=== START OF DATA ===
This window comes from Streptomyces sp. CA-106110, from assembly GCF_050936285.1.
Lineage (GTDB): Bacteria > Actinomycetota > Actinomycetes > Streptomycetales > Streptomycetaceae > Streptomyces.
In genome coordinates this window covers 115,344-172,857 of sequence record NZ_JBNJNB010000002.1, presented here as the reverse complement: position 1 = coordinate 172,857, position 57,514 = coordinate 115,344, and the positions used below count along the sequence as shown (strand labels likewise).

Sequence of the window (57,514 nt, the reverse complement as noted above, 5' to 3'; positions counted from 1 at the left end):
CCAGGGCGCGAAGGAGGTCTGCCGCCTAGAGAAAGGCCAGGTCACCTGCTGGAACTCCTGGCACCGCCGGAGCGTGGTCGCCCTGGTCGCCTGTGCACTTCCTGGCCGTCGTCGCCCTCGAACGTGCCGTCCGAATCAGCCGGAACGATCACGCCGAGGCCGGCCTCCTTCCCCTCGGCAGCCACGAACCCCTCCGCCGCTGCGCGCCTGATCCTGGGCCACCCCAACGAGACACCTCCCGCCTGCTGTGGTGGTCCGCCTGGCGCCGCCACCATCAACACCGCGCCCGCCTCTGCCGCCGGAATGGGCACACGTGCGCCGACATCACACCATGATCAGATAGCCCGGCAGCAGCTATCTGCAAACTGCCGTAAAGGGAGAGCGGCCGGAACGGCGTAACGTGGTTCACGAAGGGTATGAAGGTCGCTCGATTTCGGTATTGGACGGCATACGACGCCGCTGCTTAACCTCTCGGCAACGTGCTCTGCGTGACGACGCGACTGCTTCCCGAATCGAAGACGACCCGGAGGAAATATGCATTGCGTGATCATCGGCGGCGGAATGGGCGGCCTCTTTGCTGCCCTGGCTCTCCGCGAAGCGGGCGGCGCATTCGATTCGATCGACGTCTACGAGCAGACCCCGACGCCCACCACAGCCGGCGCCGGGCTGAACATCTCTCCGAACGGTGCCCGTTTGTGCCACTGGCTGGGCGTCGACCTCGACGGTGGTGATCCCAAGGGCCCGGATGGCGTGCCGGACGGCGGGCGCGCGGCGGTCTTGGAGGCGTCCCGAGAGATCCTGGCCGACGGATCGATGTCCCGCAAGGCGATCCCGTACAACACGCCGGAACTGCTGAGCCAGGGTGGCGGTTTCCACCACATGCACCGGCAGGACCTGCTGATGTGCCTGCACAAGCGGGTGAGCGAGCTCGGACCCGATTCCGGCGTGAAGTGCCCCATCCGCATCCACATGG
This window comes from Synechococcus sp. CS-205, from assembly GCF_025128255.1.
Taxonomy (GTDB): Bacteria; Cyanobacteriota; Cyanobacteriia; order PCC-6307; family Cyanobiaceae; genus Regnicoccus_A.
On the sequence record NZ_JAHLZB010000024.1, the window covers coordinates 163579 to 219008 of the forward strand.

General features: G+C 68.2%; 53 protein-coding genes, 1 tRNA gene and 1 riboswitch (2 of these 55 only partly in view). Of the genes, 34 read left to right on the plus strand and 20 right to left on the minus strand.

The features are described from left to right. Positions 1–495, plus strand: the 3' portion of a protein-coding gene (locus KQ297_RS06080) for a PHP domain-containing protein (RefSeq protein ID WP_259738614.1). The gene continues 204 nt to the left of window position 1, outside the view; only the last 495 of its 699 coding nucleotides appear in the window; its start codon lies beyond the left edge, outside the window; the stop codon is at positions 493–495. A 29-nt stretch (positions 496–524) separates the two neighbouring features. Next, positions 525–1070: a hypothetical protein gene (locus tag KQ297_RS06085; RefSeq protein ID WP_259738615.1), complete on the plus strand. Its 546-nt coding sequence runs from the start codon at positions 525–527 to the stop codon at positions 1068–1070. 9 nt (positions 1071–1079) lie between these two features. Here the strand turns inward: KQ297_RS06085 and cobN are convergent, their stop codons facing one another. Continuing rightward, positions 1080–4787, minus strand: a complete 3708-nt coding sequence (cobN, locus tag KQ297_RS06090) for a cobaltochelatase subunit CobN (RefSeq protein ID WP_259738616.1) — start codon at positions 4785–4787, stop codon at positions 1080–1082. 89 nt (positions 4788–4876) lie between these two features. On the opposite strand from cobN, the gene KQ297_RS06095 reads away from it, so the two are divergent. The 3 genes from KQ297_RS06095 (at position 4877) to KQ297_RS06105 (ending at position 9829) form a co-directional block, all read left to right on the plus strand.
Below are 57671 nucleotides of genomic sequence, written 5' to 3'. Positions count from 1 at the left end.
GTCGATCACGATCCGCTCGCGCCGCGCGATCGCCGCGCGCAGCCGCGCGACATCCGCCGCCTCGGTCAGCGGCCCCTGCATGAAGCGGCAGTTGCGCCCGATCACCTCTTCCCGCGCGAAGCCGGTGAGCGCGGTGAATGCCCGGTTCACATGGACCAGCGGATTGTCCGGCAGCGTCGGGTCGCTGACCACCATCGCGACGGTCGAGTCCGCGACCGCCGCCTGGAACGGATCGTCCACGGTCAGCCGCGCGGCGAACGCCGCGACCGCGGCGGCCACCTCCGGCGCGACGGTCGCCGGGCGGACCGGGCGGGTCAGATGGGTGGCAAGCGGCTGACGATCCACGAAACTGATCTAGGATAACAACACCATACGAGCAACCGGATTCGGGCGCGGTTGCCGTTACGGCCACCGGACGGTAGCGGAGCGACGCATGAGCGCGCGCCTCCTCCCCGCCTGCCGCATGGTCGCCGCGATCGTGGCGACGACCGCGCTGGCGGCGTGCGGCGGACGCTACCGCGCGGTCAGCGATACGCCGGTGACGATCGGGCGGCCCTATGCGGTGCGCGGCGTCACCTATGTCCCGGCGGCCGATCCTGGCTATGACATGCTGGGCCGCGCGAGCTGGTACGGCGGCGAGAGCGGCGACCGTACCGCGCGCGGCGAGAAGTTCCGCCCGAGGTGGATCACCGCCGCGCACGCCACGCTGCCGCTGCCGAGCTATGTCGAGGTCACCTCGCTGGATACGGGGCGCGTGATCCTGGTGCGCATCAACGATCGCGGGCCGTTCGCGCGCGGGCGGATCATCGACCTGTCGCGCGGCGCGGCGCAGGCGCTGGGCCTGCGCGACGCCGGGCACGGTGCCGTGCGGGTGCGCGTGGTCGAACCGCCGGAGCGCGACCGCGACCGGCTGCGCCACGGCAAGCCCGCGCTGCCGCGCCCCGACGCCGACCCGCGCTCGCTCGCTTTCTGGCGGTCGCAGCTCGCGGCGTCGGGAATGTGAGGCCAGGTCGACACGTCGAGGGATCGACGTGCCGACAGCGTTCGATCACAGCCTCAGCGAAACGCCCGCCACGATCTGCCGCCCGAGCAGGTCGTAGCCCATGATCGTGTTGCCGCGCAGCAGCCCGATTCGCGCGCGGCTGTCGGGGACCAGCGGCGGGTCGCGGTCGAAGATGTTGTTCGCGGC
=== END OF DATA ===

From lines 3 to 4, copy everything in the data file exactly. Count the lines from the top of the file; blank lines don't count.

In genome coordinates this window covers 115,344-172,857 of sequence record NZ_JBNJNB010000002.1, presented here as the reverse complement: position 1 = coordinate 172,857, position 57,514 = coordinate 115,344, and the positions used below count along the sequence as shown (strand labels likewise).

Sequence of the window (57,514 nt, the reverse complement as noted above, 5' to 3'; positions counted from 1 at the left end):